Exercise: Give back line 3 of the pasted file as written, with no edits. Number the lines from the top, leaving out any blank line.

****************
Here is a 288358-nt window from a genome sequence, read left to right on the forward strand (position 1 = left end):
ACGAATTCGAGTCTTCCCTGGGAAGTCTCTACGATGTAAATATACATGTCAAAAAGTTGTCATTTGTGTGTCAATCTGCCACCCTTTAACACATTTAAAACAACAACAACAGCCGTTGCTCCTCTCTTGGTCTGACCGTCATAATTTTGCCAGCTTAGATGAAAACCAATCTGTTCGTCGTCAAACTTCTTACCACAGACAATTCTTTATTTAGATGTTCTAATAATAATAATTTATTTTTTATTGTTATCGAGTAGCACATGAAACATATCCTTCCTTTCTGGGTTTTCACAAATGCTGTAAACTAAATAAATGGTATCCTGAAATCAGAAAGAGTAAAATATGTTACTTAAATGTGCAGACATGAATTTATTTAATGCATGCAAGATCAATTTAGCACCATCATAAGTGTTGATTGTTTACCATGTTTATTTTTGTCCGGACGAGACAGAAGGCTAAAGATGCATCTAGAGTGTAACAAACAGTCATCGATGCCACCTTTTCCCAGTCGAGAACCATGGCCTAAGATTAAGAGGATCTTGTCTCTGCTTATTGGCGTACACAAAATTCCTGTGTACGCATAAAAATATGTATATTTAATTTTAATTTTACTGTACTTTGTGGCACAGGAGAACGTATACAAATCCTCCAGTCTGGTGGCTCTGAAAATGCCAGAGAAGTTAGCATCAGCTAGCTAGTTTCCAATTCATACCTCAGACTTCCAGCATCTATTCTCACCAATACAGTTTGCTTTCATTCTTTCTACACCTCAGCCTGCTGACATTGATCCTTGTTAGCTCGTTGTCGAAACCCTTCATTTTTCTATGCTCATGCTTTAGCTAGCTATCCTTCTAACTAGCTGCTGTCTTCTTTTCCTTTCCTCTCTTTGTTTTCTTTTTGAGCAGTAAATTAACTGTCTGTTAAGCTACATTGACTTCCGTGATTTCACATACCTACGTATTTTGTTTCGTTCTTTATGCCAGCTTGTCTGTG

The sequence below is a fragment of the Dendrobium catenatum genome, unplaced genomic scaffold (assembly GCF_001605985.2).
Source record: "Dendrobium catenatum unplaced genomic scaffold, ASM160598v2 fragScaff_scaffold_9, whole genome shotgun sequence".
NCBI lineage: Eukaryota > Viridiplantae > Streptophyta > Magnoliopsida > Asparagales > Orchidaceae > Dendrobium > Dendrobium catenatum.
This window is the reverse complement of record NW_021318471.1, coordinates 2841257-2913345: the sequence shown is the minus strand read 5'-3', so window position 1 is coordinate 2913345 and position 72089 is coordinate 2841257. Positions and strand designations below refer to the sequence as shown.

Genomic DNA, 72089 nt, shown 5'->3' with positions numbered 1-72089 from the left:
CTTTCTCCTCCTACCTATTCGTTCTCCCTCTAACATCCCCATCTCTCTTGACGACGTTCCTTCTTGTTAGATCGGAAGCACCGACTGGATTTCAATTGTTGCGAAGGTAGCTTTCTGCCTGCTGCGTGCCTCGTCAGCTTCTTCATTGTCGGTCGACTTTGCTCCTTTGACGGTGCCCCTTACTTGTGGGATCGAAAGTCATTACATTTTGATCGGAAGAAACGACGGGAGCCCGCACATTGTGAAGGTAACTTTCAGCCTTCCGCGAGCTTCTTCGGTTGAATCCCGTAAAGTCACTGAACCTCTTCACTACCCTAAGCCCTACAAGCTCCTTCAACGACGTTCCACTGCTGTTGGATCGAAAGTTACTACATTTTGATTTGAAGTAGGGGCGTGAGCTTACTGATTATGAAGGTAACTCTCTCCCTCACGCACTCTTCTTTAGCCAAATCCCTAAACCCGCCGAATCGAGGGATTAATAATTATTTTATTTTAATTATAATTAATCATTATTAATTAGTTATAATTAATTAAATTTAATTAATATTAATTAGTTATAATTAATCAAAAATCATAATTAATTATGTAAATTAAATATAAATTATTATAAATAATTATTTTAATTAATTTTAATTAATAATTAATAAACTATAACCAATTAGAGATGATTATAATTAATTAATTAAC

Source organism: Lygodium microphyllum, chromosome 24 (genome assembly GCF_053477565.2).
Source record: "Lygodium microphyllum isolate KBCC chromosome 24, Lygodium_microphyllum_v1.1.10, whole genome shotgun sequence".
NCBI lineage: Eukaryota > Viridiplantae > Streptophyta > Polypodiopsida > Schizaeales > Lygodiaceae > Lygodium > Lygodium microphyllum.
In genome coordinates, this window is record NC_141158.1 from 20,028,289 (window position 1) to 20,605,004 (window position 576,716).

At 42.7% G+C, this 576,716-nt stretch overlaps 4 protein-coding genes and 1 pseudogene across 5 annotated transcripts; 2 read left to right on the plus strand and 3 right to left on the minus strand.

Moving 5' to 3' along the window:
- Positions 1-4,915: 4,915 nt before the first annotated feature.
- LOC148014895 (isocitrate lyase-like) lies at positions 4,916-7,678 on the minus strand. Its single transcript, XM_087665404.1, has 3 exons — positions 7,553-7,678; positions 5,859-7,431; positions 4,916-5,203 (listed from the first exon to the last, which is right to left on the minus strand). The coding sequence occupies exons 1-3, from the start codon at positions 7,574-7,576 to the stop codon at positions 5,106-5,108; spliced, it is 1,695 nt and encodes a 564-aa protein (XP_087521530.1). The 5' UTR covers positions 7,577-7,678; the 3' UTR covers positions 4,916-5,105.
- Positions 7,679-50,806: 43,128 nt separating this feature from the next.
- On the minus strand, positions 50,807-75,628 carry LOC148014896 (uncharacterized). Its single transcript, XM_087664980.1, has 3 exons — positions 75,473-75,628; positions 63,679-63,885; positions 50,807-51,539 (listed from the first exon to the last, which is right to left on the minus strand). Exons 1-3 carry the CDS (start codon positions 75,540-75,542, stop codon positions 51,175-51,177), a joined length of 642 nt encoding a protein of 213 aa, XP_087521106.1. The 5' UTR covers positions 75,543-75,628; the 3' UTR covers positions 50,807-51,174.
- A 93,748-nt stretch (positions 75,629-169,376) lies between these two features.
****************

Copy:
The sequence below is a fragment of the Dendrobium catenatum genome, unplaced genomic scaffold (assembly GCF_001605985.2).